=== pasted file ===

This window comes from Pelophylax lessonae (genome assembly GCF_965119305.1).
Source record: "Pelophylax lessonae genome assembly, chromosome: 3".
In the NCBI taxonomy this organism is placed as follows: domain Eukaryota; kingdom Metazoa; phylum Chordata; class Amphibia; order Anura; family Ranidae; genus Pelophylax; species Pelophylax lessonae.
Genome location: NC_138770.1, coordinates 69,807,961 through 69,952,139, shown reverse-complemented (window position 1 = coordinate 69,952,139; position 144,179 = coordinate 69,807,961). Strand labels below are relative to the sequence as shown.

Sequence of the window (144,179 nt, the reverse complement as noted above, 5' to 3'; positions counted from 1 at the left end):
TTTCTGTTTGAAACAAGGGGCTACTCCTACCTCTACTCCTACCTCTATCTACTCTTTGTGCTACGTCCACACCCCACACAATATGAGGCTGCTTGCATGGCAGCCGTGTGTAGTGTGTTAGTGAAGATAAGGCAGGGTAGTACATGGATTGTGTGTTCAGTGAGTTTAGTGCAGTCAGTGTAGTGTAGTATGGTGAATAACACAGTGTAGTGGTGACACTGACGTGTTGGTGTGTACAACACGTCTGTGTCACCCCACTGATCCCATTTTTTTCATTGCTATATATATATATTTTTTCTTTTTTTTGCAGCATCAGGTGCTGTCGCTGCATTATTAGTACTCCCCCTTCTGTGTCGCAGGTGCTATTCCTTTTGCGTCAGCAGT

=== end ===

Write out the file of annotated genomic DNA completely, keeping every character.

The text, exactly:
This window comes from Pelophylax lessonae (genome assembly GCF_965119305.1).
Source record: "Pelophylax lessonae genome assembly, chromosome: 3".
In the NCBI taxonomy this organism is placed as follows: domain Eukaryota; kingdom Metazoa; phylum Chordata; class Amphibia; order Anura; family Ranidae; genus Pelophylax; species Pelophylax lessonae.
Genome location: NC_138770.1, coordinates 69,807,961 through 69,952,139, shown reverse-complemented (window position 1 = coordinate 69,952,139; position 144,179 = coordinate 69,807,961). Strand labels below are relative to the sequence as shown.

Sequence of the window (144,179 nt, the reverse complement as noted above, 5' to 3'; positions counted from 1 at the left end):
TTTCTGTTTGAAACAAGGGGCTACTCCTACCTCTACTCCTACCTCTATCTACTCTTTGTGCTACGTCCACACCCCACACAATATGAGGCTGCTTGCATGGCAGCCGTGTGTAGTGTGTTAGTGAAGATAAGGCAGGGTAGTACATGGATTGTGTGTTCAGTGAGTTTAGTGCAGTCAGTGTAGTGTAGTATGGTGAATAACACAGTGTAGTGGTGACACTGACGTGTTGGTGTGTACAACACGTCTGTGTCACCCCACTGATCCCATTTTTTTCATTGCTATATATATATATTTTTTCTTTTTTTTGCAGCATCAGGTGCTGTCGCTGCATTATTAGTACTCCCCCTTCTGTGTCGCAGGTGCTATTCCTTTTGCGTCAGCAGT